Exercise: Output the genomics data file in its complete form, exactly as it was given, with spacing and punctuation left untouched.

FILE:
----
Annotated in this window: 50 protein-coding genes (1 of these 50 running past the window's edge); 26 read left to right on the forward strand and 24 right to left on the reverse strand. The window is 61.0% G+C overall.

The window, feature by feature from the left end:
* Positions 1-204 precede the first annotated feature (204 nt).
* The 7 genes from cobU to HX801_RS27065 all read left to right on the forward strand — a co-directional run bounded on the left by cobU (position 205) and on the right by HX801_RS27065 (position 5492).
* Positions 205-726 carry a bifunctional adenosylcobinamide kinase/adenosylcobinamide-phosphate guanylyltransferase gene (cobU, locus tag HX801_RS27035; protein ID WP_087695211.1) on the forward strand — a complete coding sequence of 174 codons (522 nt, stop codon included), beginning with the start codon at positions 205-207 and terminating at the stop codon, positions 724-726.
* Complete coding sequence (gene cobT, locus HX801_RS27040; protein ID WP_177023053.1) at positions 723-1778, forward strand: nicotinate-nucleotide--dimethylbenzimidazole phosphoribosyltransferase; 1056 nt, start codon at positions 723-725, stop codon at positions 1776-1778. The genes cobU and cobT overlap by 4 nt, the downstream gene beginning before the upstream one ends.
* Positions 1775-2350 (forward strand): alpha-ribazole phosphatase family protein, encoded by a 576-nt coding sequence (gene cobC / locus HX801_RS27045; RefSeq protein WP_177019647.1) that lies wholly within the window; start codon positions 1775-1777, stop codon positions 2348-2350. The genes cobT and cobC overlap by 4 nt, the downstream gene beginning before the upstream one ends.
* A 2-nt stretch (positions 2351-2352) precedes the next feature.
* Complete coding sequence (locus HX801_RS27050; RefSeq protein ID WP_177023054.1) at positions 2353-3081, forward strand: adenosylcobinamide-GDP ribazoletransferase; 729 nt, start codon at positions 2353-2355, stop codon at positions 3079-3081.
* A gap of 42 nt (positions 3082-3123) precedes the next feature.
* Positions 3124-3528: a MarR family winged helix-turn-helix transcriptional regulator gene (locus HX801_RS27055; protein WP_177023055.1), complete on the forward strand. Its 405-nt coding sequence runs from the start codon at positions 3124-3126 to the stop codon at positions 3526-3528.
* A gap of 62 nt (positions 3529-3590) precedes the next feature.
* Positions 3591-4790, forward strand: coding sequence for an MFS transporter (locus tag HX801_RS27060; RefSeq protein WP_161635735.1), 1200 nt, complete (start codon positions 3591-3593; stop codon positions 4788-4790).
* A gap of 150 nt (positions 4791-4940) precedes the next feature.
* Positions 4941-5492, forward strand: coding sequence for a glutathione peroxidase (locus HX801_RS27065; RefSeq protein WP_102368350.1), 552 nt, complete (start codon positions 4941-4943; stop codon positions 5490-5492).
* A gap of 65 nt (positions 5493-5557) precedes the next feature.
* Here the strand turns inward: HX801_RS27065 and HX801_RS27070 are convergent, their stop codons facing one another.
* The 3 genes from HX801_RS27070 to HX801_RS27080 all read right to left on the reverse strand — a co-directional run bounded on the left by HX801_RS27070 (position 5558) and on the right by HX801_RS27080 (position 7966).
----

Annotated in this window: 50 protein-coding genes (1 of these 50 running past the window's edge); 26 read left to right on the forward strand and 24 right to left on the reverse strand. The window is 61.0% G+C overall.

The window, feature by feature from the left end:
* Positions 1-204 precede the first annotated feature (204 nt).
* The 7 genes from cobU to HX801_RS27065 all read left to right on the forward strand — a co-directional run bounded on the left by cobU (position 205) and on the right by HX801_RS27065 (position 5492).
* Positions 205-726 carry a bifunctional adenosylcobinamide kinase/adenosylcobinamide-phosphate guanylyltransferase gene (cobU, locus tag HX801_RS27035; protein ID WP_087695211.1) on the forward strand — a complete coding sequence of 174 codons (522 nt, stop codon included), beginning with the start codon at positions 205-207 and terminating at the stop codon, positions 724-726.
* Complete coding sequence (gene cobT, locus HX801_RS27040; protein ID WP_177023053.1) at positions 723-1778, forward strand: nicotinate-nucleotide--dimethylbenzimidazole phosphoribosyltransferase; 1056 nt, start codon at positions 723-725, stop codon at positions 1776-1778. The genes cobU and cobT overlap by 4 nt, the downstream gene beginning before the upstream one ends.
* Positions 1775-2350 (forward strand): alpha-ribazole phosphatase family protein, encoded by a 576-nt coding sequence (gene cobC / locus HX801_RS27045; RefSeq protein WP_177019647.1) that lies wholly within the window; start codon positions 1775-1777, stop codon positions 2348-2350. The genes cobT and cobC overlap by 4 nt, the downstream gene beginning before the upstream one ends.
* A 2-nt stretch (positions 2351-2352) precedes the next feature.
* Complete coding sequence (locus HX801_RS27050; RefSeq protein ID WP_177023054.1) at positions 2353-3081, forward strand: adenosylcobinamide-GDP ribazoletransferase; 729 nt, start codon at positions 2353-2355, stop codon at positions 3079-3081.
* A gap of 42 nt (positions 3082-3123) precedes the next feature.
* Positions 3124-3528: a MarR family winged helix-turn-helix transcriptional regulator gene (locus HX801_RS27055; protein WP_177023055.1), complete on the forward strand. Its 405-nt coding sequence runs from the start codon at positions 3124-3126 to the stop codon at positions 3526-3528.
* A gap of 62 nt (positions 3529-3590) precedes the next feature.
* Positions 3591-4790, forward strand: coding sequence for an MFS transporter (locus tag HX801_RS27060; RefSeq protein WP_161635735.1), 1200 nt, complete (start codon positions 3591-3593; stop codon positions 4788-4790).
* A gap of 150 nt (positions 4791-4940) precedes the next feature.
* Positions 4941-5492, forward strand: coding sequence for a glutathione peroxidase (locus HX801_RS27065; RefSeq protein WP_102368350.1), 552 nt, complete (start codon positions 4941-4943; stop codon positions 5490-5492).
* A gap of 65 nt (positions 5493-5557) precedes the next feature.
* Here the strand turns inward: HX801_RS27065 and HX801_RS27070 are convergent, their stop codons facing one another.
* The 3 genes from HX801_RS27070 to HX801_RS27080 all read right to left on the reverse strand — a co-directional run bounded on the left by HX801_RS27070 (position 5558) and on the right by HX801_RS27080 (position 7966).